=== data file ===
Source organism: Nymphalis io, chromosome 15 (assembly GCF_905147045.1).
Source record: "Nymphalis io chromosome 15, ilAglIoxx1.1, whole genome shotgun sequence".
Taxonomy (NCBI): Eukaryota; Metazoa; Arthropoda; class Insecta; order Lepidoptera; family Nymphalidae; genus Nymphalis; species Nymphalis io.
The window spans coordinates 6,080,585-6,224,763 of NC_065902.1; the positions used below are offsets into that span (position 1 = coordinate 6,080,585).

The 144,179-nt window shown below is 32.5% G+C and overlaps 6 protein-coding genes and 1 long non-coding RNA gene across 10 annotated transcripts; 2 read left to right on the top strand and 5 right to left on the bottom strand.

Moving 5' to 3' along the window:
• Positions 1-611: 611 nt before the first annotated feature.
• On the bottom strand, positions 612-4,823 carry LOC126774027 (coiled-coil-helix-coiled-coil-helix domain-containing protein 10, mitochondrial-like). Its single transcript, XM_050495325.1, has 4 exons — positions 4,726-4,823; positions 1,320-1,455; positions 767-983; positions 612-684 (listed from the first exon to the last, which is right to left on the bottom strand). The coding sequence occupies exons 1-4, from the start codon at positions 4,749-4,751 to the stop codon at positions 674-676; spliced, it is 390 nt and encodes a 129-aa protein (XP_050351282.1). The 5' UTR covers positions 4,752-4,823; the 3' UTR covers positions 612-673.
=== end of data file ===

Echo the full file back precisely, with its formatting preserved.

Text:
Source organism: Nymphalis io, chromosome 15 (assembly GCF_905147045.1).
Source record: "Nymphalis io chromosome 15, ilAglIoxx1.1, whole genome shotgun sequence".
Taxonomy (NCBI): Eukaryota; Metazoa; Arthropoda; class Insecta; order Lepidoptera; family Nymphalidae; genus Nymphalis; species Nymphalis io.
The window spans coordinates 6,080,585-6,224,763 of NC_065902.1; the positions used below are offsets into that span (position 1 = coordinate 6,080,585).

The 144,179-nt window shown below is 32.5% G+C and overlaps 6 protein-coding genes and 1 long non-coding RNA gene across 10 annotated transcripts; 2 read left to right on the top strand and 5 right to left on the bottom strand.

Moving 5' to 3' along the window:
• Positions 1-611: 611 nt before the first annotated feature.
• On the bottom strand, positions 612-4,823 carry LOC126774027 (coiled-coil-helix-coiled-coil-helix domain-containing protein 10, mitochondrial-like). Its single transcript, XM_050495325.1, has 4 exons — positions 4,726-4,823; positions 1,320-1,455; positions 767-983; positions 612-684 (listed from the first exon to the last, which is right to left on the bottom strand). The coding sequence occupies exons 1-4, from the start codon at positions 4,749-4,751 to the stop codon at positions 674-676; spliced, it is 390 nt and encodes a 129-aa protein (XP_050351282.1). The 5' UTR covers positions 4,752-4,823; the 3' UTR covers positions 612-673.